Here are some examples of the groundbreaking research that has taken place thanks to the generosity of brain donors and the support of Brains for Dementia Research:
Using tissue donated through Brains for Dementia Research (BDR), neuropathologists from around the UK have produced new criteria for the assessment of vascular dementia. Previous to this work, there was no widely accepted neuropathological criteria for the post-mortem diagnosis of vascular dementia, resulting in a wide variation in the definitions, sampling procedures and interpretation of vascular pathology. Working cooperatively, neuropathologists from the BDR network assessed vascular pathology and agreed on consensus criteria, named VCING (Vascular Cognitive Impairment Neuropathology Guidelines). They also identified which pathological markers best predicted cognitive impairment in vascular dementia. This work will standardise outputs from research in this area and allow for the establishment of improved post-mortem assessment criteria for vascular dementia.
[Vascular Cognitive Impairment Neuropathology Guidelines (VCING) – a multi-centre study of the contribution of cerebrovascular pathology to cognitive impairment. O Skrobot et al., Brain, 2016]
Researchers at the University of Southampton used brain tissue donated through Brains for Dementia Research to understand the role of inflammation in Alzheimer’s disease. Researchers now believe that inflammation plays a key part in causing nerve cell damage in Alzheimer’s and other causes of dementia, and are seeking ways to keep the immune system in check. The team in Southampton studied a type of immune cell in the brain called microglia. They found that there were more microglia in the brains of people with Alzheimer’s, compared to healthy people who died at a similar age. They also found that there were high levels of a protein that controls the number of microglia. This finding using human brain tissue prompted the team to start investigating whether blocking excess numbers of microglia could help protect nerve cells from damage in mice. Using this approach, they found that memory and thinking skills in mice improved and have now kick-started drug discovery efforts to find new treatments for Alzheimer’s.
[Pharmacological targeting of CSF1R inhibits microglial proliferation and prevents the progression of Alzheimer’s-like pathology. A Olmos-Alonso et al., Brain, 2016]
Work from the Guerreiro-Bras lab at UCL used tissue from Brains for Dementia Research to understand the genetic similarities between dementia with Lewy bodies, Parkinson’s disease and Alzheimer’s disease. These three diseases have some overlapping symptoms and genetic associations, which means that it can sometimes be hard to make an accurate diagnosis. The researchers analysed tissue samples from people with each of these diseases to discover the extent of genetic overlap between them. The results showed that dementia with Lewy bodies shares roughly the same amount of genetic overlap with Alzheimer’s disease and Parkinson’s disease. This implies that, while dementia with Lewy bodies is distinct from both Alzheimer’s and Parkinson’s, it is strongly related to both diseases. This study could lead to an improvement of diagnostic techniques for each of these diseases.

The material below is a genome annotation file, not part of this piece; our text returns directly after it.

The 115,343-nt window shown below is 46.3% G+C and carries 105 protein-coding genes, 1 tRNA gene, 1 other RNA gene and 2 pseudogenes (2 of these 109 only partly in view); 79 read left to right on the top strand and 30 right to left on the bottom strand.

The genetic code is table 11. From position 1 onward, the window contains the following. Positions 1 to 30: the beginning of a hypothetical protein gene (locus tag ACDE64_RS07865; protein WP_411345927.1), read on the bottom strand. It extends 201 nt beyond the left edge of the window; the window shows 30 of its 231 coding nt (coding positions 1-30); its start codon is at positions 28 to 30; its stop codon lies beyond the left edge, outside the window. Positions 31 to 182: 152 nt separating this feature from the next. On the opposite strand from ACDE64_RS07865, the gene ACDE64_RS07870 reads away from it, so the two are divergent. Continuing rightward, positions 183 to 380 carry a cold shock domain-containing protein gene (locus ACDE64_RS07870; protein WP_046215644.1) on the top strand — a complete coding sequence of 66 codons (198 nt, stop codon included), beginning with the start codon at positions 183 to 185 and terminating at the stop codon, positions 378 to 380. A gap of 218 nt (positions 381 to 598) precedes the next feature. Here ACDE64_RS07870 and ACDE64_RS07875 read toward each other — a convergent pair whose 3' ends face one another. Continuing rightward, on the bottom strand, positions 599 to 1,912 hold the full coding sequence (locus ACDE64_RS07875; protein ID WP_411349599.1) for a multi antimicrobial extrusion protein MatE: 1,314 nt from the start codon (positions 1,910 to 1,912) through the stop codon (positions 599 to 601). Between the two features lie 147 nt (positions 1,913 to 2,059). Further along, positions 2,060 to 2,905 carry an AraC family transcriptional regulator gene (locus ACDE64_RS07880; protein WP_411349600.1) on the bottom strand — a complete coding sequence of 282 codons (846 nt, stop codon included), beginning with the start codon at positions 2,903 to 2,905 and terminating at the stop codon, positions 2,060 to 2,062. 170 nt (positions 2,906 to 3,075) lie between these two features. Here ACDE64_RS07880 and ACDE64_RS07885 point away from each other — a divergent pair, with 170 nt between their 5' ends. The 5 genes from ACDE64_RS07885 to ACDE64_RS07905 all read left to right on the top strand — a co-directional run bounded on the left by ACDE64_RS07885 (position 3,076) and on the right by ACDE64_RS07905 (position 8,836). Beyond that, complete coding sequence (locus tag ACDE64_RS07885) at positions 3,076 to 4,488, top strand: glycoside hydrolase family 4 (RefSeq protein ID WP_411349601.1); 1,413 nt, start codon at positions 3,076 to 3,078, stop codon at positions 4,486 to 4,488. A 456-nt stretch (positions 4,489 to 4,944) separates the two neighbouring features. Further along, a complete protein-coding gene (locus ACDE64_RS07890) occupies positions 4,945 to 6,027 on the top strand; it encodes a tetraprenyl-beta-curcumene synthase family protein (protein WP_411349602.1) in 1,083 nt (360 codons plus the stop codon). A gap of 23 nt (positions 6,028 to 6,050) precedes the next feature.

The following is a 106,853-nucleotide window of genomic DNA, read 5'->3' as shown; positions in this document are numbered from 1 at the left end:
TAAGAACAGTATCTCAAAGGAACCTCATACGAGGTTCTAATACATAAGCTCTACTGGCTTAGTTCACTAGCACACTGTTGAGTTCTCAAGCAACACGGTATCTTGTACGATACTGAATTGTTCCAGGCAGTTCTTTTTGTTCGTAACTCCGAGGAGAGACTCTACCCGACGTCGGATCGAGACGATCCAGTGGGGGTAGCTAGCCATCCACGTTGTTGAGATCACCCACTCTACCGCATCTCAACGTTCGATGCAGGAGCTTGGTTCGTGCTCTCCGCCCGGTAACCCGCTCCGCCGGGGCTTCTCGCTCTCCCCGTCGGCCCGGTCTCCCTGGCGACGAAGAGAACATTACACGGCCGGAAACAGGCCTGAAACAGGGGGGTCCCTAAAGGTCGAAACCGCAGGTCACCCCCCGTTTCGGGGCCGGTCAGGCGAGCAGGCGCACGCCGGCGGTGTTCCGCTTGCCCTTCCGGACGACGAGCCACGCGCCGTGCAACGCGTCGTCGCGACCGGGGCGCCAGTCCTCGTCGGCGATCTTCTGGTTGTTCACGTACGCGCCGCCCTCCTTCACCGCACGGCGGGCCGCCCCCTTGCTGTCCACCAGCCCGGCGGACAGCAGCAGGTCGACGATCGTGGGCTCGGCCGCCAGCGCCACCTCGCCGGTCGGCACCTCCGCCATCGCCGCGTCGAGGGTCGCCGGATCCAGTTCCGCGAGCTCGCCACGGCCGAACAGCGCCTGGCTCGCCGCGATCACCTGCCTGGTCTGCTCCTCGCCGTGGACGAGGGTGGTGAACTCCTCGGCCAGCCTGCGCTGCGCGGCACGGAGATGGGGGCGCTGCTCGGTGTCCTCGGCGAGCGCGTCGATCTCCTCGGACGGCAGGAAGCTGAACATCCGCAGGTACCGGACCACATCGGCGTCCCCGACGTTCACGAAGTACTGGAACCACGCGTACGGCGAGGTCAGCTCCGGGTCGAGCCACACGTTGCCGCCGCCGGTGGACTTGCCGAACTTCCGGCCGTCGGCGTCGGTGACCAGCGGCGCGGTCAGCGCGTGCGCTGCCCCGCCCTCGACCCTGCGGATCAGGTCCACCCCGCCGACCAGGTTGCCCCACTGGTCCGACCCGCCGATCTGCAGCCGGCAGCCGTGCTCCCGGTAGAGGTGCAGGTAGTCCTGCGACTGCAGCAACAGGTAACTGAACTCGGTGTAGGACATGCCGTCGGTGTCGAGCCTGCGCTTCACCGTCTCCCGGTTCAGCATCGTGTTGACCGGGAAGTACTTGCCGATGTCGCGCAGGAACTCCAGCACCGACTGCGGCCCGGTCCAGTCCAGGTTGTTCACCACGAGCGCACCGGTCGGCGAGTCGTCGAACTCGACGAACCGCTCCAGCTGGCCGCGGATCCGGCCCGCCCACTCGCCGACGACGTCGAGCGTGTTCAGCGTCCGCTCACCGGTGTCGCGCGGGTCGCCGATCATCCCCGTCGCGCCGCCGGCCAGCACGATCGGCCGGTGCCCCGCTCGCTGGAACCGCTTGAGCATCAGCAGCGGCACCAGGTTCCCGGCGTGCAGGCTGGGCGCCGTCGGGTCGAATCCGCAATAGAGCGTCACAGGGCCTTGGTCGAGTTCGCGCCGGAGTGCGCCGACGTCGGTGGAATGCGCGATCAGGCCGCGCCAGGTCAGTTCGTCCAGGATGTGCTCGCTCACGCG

[Genome-wide analysis of genetic correlation in dementia with Lewy bodies, Parkinson’s and Alzheimer’s diseases. R Guerreiro et al., Neurobiology of Aging, 2015]
Tissue from Brains for Dementia Research was used in a study from UCL looking at the genes that are associated with risk of dementia with Lewy bodies (DLB). The researchers analysed tissue from over 788 people who had a diagnosis of DLB and compared this to over 2600 samples from people who didn’t have the condition. The results confirmed previous findings that the genes APOE and SNCA are strong genetic risk factors for DLB. They also found variations in another gene, SCARB2, which were linked to the condition. The SCARB2 gene affects a part of the cell called the lysosome, which is responsible for removing unwanted or toxic proteins. This finding compliments previous results that found a link between DLB and another gene involved in lysosome function. Together, these findings indicate that the underlying mechanisms behind dementia with Lewy bodies may involve dysfunction of the lysosome.
[Genetic analysis implicates APOE, SNCA and suggests lysosomal dysfunction in the etiology of dementia with Lewy bodies. J Bras et al., Human Molecular Genetics, 2014]